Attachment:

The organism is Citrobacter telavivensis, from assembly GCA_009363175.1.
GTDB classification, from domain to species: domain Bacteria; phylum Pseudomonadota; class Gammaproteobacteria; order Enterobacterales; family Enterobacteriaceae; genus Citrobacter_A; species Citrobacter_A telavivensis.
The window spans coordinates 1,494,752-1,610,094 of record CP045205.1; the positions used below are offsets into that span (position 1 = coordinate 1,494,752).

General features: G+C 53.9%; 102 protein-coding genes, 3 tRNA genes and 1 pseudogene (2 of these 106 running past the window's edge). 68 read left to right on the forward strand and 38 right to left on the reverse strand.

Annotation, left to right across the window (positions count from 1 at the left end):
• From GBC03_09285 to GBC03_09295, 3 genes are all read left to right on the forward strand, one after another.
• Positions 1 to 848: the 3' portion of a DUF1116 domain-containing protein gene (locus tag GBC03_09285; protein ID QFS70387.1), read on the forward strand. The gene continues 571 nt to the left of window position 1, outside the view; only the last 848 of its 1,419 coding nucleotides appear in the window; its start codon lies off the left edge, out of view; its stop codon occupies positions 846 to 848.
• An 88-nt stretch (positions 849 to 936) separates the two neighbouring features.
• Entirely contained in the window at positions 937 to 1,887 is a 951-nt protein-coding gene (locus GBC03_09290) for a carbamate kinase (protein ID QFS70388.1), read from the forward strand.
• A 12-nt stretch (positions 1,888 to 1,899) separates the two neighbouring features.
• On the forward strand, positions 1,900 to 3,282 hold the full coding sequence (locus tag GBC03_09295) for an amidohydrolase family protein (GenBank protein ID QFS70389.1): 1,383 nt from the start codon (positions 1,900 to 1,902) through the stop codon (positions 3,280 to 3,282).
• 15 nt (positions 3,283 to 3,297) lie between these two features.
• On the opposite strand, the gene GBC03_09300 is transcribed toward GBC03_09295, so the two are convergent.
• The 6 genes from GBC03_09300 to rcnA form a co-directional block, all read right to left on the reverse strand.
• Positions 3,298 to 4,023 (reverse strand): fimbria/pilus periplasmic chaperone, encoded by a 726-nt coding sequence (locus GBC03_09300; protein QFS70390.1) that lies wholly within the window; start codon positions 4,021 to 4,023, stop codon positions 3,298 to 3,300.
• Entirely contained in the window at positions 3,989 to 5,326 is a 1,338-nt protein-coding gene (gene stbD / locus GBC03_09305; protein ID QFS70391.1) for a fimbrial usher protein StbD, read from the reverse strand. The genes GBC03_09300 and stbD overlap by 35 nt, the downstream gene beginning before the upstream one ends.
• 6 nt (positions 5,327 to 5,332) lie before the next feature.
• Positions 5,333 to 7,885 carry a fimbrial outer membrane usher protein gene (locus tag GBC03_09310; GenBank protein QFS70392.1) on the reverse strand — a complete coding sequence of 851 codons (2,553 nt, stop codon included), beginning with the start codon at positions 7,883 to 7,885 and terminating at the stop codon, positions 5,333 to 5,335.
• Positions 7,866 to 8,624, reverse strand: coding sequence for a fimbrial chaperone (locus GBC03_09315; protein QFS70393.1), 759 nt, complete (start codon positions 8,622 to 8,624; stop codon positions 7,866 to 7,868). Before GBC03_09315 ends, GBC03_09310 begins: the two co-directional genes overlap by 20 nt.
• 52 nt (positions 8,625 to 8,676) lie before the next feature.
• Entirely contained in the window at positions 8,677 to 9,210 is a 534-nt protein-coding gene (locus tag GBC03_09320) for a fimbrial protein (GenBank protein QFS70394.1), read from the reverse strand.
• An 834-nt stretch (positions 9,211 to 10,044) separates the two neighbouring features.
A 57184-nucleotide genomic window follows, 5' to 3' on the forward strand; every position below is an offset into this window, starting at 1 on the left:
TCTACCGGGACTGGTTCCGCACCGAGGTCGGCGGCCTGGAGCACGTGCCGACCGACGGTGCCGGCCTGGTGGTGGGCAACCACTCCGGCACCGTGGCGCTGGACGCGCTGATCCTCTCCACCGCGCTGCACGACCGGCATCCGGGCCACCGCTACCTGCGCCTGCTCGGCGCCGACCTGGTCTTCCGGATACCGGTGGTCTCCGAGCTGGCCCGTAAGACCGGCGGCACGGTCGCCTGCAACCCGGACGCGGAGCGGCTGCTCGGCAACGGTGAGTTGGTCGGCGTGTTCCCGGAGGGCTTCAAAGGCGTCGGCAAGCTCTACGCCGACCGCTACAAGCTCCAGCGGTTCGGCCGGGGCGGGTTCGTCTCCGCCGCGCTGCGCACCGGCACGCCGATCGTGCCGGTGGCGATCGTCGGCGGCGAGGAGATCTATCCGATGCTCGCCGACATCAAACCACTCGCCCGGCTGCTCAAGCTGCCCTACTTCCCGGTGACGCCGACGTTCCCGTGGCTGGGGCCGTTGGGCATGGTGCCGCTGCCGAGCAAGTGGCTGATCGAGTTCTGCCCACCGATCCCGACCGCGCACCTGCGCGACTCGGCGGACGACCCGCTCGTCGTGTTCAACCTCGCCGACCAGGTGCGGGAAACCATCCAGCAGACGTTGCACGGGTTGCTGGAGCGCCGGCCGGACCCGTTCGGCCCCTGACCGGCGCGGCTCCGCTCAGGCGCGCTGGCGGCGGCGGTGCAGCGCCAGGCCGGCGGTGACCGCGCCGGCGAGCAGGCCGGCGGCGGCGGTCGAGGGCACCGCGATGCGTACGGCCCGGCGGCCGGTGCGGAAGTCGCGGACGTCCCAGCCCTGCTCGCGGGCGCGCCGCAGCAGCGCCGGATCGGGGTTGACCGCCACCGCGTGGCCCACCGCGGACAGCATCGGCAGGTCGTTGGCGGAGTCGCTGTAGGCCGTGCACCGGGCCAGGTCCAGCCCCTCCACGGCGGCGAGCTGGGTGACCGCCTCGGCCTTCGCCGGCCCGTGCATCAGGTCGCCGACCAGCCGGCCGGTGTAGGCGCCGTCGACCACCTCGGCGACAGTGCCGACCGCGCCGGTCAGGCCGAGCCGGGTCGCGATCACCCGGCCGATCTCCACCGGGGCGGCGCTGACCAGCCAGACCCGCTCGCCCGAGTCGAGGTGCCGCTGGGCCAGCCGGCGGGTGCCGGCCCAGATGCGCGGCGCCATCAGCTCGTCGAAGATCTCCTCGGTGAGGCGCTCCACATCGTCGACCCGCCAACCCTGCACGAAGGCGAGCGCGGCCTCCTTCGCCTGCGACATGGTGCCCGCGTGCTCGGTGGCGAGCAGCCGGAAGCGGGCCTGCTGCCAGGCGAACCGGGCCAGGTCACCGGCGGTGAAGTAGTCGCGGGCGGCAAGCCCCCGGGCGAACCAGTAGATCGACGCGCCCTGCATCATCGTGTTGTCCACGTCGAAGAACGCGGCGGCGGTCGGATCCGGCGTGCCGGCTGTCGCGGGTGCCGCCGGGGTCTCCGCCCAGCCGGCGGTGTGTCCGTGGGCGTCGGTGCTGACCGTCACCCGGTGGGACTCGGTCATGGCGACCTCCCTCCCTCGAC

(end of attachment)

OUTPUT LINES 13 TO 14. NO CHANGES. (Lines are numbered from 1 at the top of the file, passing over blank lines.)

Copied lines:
• On the opposite strand, the gene GBC03_09300 is transcribed toward GBC03_09295, so the two are convergent.
• The 6 genes from GBC03_09300 to rcnA form a co-directional block, all read right to left on the reverse strand.